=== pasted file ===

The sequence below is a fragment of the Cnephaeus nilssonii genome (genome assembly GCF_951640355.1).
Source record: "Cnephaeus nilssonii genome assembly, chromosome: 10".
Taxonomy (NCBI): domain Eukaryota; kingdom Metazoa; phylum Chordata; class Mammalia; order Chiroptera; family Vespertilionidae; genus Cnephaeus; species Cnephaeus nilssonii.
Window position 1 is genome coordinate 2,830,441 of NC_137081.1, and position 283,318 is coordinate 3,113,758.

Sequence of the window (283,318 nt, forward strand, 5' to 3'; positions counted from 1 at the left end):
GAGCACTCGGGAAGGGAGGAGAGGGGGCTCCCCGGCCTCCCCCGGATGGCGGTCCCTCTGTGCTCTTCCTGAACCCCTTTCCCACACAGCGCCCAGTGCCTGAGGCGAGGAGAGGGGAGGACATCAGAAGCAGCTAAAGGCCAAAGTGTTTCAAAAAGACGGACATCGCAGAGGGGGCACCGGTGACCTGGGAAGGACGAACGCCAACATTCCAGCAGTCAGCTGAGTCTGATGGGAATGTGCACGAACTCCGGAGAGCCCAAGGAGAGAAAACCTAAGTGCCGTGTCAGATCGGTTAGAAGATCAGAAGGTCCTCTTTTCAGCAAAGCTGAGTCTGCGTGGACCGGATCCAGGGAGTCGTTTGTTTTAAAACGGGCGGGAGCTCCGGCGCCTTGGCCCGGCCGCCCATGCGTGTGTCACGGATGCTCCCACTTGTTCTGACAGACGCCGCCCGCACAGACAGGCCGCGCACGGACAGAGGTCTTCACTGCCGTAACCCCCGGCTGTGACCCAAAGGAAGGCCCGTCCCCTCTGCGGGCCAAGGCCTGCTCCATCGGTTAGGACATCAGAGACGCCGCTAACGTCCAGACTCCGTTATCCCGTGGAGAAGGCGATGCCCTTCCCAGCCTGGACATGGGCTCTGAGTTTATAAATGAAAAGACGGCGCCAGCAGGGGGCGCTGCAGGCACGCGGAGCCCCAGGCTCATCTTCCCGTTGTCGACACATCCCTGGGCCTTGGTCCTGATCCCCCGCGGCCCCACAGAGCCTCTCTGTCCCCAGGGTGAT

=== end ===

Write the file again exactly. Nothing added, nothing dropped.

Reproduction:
The sequence below is a fragment of the Cnephaeus nilssonii genome (genome assembly GCF_951640355.1).
Source record: "Cnephaeus nilssonii genome assembly, chromosome: 10".
Taxonomy (NCBI): domain Eukaryota; kingdom Metazoa; phylum Chordata; class Mammalia; order Chiroptera; family Vespertilionidae; genus Cnephaeus; species Cnephaeus nilssonii.
Window position 1 is genome coordinate 2,830,441 of NC_137081.1, and position 283,318 is coordinate 3,113,758.

Sequence of the window (283,318 nt, forward strand, 5' to 3'; positions counted from 1 at the left end):
GAGCACTCGGGAAGGGAGGAGAGGGGGCTCCCCGGCCTCCCCCGGATGGCGGTCCCTCTGTGCTCTTCCTGAACCCCTTTCCCACACAGCGCCCAGTGCCTGAGGCGAGGAGAGGGGAGGACATCAGAAGCAGCTAAAGGCCAAAGTGTTTCAAAAAGACGGACATCGCAGAGGGGGCACCGGTGACCTGGGAAGGACGAACGCCAACATTCCAGCAGTCAGCTGAGTCTGATGGGAATGTGCACGAACTCCGGAGAGCCCAAGGAGAGAAAACCTAAGTGCCGTGTCAGATCGGTTAGAAGATCAGAAGGTCCTCTTTTCAGCAAAGCTGAGTCTGCGTGGACCGGATCCAGGGAGTCGTTTGTTTTAAAACGGGCGGGAGCTCCGGCGCCTTGGCCCGGCCGCCCATGCGTGTGTCACGGATGCTCCCACTTGTTCTGACAGACGCCGCCCGCACAGACAGGCCGCGCACGGACAGAGGTCTTCACTGCCGTAACCCCCGGCTGTGACCCAAAGGAAGGCCCGTCCCCTCTGCGGGCCAAGGCCTGCTCCATCGGTTAGGACATCAGAGACGCCGCTAACGTCCAGACTCCGTTATCCCGTGGAGAAGGCGATGCCCTTCCCAGCCTGGACATGGGCTCTGAGTTTATAAATGAAAAGACGGCGCCAGCAGGGGGCGCTGCAGGCACGCGGAGCCCCAGGCTCATCTTCCCGTTGTCGACACATCCCTGGGCCTTGGTCCTGATCCCCCGCGGCCCCACAGAGCCTCTCTGTCCCCAGGGTGAT